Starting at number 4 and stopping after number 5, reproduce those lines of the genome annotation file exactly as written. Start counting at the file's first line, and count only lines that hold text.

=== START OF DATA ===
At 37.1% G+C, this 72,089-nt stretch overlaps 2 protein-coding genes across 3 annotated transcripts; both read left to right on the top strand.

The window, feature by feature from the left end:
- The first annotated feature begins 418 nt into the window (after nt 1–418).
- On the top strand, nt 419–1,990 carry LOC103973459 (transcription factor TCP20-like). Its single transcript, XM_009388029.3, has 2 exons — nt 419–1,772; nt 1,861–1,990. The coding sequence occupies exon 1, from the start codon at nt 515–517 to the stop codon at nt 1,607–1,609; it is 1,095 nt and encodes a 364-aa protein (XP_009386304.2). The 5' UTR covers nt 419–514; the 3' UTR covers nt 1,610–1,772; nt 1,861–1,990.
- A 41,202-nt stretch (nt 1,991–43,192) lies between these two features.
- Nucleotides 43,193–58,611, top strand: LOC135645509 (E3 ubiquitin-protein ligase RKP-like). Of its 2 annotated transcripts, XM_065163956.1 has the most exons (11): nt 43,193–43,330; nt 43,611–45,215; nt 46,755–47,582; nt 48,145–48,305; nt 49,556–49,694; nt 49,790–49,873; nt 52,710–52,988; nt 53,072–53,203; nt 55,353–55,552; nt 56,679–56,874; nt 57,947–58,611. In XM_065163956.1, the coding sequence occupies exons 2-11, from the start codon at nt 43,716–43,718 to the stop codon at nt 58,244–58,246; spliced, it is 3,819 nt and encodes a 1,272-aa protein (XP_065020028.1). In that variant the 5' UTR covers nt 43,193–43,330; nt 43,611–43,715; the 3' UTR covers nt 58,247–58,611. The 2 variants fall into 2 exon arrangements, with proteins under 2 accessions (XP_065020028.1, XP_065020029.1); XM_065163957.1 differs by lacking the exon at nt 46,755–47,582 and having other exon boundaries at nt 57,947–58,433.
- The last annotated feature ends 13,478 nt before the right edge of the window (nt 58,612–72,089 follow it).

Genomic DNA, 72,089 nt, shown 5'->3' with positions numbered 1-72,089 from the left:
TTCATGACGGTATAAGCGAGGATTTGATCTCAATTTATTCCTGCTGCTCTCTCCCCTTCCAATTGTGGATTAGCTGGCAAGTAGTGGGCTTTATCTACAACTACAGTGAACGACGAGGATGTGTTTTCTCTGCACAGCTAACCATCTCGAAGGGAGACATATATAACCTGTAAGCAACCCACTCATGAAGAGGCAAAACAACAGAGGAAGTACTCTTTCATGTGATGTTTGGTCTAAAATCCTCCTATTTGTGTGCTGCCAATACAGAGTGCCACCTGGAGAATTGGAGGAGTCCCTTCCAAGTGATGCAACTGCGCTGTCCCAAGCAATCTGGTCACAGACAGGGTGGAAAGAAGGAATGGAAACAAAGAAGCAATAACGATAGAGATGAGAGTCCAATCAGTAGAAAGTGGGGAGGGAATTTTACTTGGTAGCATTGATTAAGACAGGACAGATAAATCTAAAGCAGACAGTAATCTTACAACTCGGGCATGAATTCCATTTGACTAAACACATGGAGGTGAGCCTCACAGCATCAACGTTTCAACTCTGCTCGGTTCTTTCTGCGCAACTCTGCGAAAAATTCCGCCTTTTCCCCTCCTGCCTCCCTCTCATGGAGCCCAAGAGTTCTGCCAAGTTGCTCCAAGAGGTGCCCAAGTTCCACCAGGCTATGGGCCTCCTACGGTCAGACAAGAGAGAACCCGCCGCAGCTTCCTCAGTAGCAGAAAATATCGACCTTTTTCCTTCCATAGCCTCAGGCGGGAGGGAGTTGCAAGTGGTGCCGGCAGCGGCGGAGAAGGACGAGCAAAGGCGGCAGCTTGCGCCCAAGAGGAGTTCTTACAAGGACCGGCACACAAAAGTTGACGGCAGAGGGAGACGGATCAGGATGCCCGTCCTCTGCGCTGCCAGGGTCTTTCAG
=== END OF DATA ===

- On the top strand, nt 419–1,990 carry LOC103973459 (transcription factor TCP20-like). Its single transcript, XM_009388029.3, has 2 exons — nt 419–1,772; nt 1,861–1,990. The coding sequence occupies exon 1, from the start codon at nt 515–517 to the stop codon at nt 1,607–1,609; it is 1,095 nt and encodes a 364-aa protein (XP_009386304.2). The 5' UTR covers nt 419–514; the 3' UTR covers nt 1,610–1,772; nt 1,861–1,990.
- A 41,202-nt stretch (nt 1,991–43,192) lies between these two features.